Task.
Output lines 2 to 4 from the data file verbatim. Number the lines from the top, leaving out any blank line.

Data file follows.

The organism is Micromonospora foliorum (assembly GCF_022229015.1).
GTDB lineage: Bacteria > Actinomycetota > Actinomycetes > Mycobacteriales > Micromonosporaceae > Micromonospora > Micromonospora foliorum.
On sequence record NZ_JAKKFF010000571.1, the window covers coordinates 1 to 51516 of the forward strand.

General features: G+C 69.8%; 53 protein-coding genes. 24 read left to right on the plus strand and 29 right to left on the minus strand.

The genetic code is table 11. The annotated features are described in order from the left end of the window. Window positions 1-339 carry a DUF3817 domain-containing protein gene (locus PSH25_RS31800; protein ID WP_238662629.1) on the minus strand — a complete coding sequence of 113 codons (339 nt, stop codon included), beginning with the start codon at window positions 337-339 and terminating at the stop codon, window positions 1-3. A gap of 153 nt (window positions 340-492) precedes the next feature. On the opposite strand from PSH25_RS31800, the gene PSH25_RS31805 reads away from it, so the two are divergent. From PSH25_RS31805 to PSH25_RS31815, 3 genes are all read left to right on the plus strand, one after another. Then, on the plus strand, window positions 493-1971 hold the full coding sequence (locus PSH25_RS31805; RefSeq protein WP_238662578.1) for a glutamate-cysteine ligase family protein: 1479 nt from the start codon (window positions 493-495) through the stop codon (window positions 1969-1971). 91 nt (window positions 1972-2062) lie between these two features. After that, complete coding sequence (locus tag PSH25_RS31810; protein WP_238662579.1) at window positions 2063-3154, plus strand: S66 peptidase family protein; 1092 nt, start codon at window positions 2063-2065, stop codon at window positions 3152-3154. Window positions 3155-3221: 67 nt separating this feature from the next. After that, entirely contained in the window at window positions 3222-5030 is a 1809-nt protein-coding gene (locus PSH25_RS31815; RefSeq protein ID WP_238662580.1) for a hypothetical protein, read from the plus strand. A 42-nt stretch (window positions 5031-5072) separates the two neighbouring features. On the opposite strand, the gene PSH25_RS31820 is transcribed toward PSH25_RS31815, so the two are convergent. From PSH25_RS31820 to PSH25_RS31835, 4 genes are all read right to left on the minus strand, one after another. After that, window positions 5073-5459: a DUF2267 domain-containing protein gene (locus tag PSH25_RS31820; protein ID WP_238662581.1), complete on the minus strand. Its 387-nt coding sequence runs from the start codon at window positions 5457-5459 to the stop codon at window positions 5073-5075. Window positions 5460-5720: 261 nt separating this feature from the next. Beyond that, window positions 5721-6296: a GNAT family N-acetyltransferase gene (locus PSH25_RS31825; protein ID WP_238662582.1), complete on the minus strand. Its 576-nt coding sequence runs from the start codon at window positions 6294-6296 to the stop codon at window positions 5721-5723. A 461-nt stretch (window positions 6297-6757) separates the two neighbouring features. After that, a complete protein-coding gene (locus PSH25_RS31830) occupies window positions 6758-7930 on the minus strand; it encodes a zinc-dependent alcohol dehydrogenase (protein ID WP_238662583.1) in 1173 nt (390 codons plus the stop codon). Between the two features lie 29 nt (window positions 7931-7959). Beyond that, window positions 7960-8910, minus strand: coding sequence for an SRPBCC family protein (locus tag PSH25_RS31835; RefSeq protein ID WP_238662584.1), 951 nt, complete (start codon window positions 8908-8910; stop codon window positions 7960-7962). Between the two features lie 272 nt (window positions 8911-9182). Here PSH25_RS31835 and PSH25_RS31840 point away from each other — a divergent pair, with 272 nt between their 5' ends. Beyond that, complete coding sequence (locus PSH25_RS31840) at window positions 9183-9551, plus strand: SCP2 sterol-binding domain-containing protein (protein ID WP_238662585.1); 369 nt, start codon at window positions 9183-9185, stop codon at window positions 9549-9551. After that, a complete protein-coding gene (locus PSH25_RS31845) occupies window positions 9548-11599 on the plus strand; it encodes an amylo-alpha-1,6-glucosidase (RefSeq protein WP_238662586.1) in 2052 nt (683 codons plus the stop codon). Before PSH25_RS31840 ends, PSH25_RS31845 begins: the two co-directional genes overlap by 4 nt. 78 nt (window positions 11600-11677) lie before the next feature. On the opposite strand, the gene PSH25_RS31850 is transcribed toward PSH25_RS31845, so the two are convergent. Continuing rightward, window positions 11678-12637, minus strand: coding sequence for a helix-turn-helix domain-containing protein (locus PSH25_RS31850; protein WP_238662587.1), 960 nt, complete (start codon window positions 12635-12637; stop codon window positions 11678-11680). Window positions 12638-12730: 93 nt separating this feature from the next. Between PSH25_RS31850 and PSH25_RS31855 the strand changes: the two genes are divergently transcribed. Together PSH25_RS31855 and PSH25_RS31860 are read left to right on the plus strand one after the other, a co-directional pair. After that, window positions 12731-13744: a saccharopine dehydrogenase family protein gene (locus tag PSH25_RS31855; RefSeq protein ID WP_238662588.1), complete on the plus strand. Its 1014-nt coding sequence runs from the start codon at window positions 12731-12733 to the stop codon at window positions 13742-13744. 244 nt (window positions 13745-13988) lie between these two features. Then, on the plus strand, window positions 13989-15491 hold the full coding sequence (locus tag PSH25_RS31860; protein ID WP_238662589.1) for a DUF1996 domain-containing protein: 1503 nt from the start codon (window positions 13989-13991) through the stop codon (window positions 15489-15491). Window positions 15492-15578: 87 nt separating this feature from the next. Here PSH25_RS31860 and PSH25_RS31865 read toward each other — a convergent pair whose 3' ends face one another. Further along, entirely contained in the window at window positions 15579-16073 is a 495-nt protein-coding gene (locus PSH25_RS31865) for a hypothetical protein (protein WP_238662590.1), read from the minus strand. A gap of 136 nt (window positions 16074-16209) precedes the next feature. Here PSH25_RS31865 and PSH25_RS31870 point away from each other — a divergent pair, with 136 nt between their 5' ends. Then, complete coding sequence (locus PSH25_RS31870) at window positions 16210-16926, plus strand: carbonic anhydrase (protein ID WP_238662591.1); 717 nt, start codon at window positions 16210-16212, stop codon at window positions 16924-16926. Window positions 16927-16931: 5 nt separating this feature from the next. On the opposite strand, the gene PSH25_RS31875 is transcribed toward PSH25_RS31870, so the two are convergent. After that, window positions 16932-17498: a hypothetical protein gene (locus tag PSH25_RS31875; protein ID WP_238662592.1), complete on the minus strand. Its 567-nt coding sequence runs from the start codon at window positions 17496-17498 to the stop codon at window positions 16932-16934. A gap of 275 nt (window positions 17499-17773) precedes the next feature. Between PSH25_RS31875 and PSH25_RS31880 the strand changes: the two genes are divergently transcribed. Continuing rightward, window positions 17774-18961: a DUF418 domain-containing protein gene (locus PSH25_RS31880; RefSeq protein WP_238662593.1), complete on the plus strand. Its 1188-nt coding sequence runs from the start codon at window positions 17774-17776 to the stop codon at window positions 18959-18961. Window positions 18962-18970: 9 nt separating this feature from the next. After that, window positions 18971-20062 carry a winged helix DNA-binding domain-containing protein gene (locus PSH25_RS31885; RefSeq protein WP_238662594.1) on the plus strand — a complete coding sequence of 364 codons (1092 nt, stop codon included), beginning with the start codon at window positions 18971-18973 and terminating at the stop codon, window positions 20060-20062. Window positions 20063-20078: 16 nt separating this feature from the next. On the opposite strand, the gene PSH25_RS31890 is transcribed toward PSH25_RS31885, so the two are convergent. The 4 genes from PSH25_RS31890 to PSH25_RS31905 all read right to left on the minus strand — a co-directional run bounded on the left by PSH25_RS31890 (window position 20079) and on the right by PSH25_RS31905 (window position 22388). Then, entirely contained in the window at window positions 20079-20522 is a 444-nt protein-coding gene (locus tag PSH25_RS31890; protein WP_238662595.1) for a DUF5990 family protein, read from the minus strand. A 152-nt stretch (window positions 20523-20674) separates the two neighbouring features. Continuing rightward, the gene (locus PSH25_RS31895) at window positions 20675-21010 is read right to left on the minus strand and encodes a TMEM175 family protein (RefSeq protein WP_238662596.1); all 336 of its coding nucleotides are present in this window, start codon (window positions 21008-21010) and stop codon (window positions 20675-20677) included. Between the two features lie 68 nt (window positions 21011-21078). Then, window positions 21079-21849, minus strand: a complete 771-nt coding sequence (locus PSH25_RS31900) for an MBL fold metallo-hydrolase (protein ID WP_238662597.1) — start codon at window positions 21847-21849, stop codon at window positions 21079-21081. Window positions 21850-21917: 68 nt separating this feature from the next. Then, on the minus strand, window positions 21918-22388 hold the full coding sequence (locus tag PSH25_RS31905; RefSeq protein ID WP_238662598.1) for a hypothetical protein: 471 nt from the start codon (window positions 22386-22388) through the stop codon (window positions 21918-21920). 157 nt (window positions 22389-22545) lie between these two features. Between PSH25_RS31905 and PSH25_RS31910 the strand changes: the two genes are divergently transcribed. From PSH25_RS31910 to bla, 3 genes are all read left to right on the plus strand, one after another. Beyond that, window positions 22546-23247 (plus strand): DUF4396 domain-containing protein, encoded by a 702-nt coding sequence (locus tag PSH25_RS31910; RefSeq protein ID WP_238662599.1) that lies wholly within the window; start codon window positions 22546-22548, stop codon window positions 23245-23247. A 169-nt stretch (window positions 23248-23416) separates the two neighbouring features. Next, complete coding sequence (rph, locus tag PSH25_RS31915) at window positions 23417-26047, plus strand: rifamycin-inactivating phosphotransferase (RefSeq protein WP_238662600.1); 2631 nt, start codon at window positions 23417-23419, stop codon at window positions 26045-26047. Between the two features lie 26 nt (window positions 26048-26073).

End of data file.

GTDB lineage: Bacteria > Actinomycetota > Actinomycetes > Mycobacteriales > Micromonosporaceae > Micromonospora > Micromonospora foliorum.
On sequence record NZ_JAKKFF010000571.1, the window covers coordinates 1 to 51516 of the forward strand.

General features: G+C 69.8%; 53 protein-coding genes. 24 read left to right on the plus strand and 29 right to left on the minus strand.